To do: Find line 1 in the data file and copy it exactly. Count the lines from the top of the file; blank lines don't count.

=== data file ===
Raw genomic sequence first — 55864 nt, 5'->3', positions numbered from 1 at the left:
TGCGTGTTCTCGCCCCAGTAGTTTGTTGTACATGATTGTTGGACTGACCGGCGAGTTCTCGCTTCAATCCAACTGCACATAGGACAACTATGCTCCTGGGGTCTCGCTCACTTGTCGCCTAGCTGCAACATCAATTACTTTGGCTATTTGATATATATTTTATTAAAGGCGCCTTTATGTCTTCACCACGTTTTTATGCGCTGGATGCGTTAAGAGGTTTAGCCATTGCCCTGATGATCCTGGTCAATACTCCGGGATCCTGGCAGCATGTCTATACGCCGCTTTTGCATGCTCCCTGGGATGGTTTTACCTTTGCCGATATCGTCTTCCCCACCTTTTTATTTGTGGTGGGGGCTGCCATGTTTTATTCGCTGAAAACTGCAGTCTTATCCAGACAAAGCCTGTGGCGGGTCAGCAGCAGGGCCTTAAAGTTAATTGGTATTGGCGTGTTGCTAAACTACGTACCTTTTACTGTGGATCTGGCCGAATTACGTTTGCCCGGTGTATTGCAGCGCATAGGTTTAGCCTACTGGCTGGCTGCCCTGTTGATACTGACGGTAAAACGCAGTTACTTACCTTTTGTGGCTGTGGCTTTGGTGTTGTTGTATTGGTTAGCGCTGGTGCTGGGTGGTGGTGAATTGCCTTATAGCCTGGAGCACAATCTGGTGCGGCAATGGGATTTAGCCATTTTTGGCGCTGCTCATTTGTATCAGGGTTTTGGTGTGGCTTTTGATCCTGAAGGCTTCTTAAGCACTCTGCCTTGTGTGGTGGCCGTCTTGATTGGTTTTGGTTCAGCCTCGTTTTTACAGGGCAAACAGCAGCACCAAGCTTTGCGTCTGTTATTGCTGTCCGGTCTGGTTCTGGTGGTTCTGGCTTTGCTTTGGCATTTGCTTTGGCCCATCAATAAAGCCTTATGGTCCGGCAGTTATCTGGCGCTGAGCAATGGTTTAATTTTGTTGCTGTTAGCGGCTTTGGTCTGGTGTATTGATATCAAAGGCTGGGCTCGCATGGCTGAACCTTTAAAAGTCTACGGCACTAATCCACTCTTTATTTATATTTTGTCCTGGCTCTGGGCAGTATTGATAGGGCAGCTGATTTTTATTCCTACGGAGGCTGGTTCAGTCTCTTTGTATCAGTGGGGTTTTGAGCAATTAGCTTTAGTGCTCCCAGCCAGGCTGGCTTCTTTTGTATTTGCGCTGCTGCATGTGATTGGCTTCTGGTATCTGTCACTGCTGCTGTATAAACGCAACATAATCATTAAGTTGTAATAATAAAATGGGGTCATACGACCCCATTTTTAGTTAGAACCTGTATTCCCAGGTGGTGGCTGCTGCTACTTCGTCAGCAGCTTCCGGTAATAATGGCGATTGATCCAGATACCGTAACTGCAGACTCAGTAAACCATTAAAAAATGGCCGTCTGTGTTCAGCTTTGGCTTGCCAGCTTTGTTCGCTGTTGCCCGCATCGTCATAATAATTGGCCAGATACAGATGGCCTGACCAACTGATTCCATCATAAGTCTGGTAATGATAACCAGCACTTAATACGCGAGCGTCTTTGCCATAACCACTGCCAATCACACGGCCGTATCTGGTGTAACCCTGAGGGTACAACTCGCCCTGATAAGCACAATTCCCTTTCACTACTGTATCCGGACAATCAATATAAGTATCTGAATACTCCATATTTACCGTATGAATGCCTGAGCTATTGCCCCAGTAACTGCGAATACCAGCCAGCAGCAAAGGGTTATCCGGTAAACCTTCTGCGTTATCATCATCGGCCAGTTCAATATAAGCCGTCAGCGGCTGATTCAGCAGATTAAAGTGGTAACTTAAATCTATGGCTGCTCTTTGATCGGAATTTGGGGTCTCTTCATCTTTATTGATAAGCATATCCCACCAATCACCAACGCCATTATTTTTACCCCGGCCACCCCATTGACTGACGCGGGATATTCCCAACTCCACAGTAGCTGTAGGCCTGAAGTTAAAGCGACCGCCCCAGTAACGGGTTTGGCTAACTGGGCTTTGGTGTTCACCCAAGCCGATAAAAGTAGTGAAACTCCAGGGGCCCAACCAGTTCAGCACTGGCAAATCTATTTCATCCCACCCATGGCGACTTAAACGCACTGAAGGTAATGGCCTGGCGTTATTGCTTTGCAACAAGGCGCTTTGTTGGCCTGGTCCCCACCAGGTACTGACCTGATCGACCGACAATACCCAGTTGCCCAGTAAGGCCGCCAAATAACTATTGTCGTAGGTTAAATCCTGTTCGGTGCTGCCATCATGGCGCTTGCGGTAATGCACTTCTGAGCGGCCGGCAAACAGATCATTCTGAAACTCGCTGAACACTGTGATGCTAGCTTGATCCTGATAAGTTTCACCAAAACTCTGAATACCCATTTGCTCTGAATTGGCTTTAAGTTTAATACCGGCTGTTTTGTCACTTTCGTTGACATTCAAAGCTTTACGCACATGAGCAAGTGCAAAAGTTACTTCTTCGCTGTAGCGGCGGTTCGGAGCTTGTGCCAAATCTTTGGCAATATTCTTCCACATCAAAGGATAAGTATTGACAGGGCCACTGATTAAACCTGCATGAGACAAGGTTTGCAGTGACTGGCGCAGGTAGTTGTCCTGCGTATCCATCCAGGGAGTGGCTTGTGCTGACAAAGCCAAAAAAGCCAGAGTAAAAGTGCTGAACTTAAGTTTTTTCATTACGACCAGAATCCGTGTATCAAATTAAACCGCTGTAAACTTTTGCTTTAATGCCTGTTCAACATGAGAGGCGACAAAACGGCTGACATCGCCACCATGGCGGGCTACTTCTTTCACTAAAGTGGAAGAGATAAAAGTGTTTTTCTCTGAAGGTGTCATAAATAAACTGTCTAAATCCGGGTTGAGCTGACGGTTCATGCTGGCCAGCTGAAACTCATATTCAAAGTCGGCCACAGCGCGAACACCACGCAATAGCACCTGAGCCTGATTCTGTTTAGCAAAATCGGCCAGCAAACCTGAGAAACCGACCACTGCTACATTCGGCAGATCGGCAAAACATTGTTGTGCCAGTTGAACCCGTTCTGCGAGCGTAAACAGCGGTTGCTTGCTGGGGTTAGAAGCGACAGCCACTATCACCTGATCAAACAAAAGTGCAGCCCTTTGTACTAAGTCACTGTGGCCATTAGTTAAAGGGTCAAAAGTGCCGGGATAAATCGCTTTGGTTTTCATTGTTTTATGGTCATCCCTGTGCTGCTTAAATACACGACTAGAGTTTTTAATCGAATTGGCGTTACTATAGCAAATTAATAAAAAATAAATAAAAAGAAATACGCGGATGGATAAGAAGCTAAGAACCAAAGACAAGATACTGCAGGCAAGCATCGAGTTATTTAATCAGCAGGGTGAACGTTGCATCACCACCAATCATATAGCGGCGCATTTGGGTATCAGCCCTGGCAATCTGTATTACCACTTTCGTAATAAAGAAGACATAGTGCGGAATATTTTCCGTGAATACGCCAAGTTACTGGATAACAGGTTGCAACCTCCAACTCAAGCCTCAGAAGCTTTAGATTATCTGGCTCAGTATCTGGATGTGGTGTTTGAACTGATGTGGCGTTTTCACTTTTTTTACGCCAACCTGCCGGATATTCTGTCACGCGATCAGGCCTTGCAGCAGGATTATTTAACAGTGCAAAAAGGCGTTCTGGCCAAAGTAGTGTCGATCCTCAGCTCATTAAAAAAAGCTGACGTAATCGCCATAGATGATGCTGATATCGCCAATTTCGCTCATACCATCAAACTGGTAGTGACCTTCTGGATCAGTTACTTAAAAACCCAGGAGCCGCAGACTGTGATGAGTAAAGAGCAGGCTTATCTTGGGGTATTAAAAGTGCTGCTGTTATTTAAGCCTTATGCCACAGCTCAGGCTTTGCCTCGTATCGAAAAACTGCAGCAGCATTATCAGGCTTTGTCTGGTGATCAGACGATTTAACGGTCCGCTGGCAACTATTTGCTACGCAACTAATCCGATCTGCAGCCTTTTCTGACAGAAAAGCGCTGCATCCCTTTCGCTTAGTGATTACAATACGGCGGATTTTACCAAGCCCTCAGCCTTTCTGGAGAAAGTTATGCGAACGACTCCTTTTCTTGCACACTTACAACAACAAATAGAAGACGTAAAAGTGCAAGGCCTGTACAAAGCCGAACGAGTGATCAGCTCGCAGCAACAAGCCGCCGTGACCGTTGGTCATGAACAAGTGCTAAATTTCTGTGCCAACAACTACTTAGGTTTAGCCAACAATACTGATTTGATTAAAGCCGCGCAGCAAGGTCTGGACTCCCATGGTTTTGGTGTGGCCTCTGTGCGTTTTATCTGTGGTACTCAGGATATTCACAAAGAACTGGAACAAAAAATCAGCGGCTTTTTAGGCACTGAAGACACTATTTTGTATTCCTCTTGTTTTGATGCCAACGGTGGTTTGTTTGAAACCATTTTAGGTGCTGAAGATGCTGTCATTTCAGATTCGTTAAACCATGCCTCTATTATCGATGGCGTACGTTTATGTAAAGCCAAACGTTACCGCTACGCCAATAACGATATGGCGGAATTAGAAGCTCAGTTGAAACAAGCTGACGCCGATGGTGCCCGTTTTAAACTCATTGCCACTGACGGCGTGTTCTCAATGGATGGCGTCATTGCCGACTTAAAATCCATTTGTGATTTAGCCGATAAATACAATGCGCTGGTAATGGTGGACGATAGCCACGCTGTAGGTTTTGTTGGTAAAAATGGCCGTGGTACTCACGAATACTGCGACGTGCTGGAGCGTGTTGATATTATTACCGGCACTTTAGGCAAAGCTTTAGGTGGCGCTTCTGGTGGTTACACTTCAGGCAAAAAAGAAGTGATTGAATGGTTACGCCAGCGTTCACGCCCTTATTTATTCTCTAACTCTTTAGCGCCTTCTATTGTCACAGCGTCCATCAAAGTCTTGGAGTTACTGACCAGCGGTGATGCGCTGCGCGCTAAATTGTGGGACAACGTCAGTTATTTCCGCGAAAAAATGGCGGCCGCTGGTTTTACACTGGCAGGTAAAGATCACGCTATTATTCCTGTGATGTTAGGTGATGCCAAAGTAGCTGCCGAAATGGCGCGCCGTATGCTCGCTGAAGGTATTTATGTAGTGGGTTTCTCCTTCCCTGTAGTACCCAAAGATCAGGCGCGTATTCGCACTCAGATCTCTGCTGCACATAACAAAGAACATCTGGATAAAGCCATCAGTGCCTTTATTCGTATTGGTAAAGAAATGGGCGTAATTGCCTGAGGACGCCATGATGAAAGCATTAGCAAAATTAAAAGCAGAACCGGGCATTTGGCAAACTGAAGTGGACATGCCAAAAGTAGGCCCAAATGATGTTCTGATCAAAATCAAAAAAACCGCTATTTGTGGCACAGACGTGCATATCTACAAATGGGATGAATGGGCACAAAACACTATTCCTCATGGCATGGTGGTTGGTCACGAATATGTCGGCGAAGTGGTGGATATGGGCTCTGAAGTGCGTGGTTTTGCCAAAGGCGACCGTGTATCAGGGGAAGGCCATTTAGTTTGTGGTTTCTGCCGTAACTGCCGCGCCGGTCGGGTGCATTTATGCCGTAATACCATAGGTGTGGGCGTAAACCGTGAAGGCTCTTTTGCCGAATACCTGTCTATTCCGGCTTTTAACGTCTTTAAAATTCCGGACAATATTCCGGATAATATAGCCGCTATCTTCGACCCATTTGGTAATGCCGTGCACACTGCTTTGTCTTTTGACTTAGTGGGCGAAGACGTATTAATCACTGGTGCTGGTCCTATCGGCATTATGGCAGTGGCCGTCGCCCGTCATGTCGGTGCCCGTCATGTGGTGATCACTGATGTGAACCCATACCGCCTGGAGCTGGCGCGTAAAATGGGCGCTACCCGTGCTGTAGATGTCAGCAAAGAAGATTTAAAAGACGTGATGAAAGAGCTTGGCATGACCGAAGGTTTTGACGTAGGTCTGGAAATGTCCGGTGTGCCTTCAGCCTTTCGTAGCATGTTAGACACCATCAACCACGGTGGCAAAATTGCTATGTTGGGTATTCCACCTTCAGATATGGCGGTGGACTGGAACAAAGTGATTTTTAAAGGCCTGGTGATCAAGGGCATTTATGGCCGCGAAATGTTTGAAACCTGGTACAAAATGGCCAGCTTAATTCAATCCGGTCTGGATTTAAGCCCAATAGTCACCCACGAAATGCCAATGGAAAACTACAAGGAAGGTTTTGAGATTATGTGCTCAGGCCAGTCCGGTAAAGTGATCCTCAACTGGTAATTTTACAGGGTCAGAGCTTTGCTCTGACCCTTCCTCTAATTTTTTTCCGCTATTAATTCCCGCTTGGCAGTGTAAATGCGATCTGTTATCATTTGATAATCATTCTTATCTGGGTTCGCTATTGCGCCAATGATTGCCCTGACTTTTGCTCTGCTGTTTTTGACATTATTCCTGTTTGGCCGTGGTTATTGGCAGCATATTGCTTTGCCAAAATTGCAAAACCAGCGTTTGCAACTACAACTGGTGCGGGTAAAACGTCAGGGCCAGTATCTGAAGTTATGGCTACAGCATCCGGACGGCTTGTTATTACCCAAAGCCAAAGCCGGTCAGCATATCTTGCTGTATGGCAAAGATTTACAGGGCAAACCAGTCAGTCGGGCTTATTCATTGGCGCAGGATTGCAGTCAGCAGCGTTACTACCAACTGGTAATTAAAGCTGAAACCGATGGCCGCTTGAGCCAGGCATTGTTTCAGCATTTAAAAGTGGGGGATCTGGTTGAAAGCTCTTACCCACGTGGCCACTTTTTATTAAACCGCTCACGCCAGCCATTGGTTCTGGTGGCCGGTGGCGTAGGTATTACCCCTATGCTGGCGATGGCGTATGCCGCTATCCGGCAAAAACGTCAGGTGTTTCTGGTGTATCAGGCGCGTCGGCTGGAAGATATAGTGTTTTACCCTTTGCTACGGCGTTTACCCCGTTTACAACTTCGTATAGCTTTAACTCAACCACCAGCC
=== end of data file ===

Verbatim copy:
Raw genomic sequence first — 55864 nt, 5'->3', positions numbered from 1 at the left: